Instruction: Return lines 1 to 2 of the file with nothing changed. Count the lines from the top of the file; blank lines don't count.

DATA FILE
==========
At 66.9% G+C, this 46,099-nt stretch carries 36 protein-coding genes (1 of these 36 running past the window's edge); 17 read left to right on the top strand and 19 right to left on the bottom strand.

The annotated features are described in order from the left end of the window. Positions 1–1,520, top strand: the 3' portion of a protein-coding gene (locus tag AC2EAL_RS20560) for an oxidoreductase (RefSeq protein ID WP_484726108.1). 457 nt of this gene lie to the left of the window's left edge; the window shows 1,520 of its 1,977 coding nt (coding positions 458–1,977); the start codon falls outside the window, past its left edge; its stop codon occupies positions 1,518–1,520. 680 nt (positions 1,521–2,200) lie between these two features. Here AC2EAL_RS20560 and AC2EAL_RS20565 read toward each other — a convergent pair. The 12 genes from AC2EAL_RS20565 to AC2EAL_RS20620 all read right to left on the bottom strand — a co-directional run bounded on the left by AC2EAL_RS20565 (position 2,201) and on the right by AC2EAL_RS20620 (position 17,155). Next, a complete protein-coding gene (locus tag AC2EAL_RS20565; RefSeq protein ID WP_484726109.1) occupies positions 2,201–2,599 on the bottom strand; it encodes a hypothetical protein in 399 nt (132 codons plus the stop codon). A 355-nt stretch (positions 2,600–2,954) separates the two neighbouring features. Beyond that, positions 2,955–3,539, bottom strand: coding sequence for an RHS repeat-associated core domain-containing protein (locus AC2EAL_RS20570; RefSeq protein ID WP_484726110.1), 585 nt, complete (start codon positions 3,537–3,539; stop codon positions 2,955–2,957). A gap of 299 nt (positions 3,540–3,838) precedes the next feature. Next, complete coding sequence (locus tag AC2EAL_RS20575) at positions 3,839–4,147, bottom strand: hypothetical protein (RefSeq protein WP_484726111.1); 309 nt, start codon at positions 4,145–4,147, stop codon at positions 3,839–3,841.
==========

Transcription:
At 66.9% G+C, this 46,099-nt stretch carries 36 protein-coding genes (1 of these 36 running past the window's edge); 17 read left to right on the top strand and 19 right to left on the bottom strand.

The annotated features are described in order from the left end of the window. Positions 1–1,520, top strand: the 3' portion of a protein-coding gene (locus tag AC2EAL_RS20560) for an oxidoreductase (RefSeq protein ID WP_484726108.1). 457 nt of this gene lie to the left of the window's left edge; the window shows 1,520 of its 1,977 coding nt (coding positions 458–1,977); the start codon falls outside the window, past its left edge; its stop codon occupies positions 1,518–1,520. 680 nt (positions 1,521–2,200) lie between these two features. Here AC2EAL_RS20560 and AC2EAL_RS20565 read toward each other — a convergent pair. The 12 genes from AC2EAL_RS20565 to AC2EAL_RS20620 all read right to left on the bottom strand — a co-directional run bounded on the left by AC2EAL_RS20565 (position 2,201) and on the right by AC2EAL_RS20620 (position 17,155). Next, a complete protein-coding gene (locus tag AC2EAL_RS20565; RefSeq protein ID WP_484726109.1) occupies positions 2,201–2,599 on the bottom strand; it encodes a hypothetical protein in 399 nt (132 codons plus the stop codon). A 355-nt stretch (positions 2,600–2,954) separates the two neighbouring features. Beyond that, positions 2,955–3,539, bottom strand: coding sequence for an RHS repeat-associated core domain-containing protein (locus AC2EAL_RS20570; RefSeq protein ID WP_484726110.1), 585 nt, complete (start codon positions 3,537–3,539; stop codon positions 2,955–2,957). A gap of 299 nt (positions 3,540–3,838) precedes the next feature. Next, complete coding sequence (locus tag AC2EAL_RS20575) at positions 3,839–4,147, bottom strand: hypothetical protein (RefSeq protein WP_484726111.1); 309 nt, start codon at positions 4,145–4,147, stop codon at positions 3,839–3,841.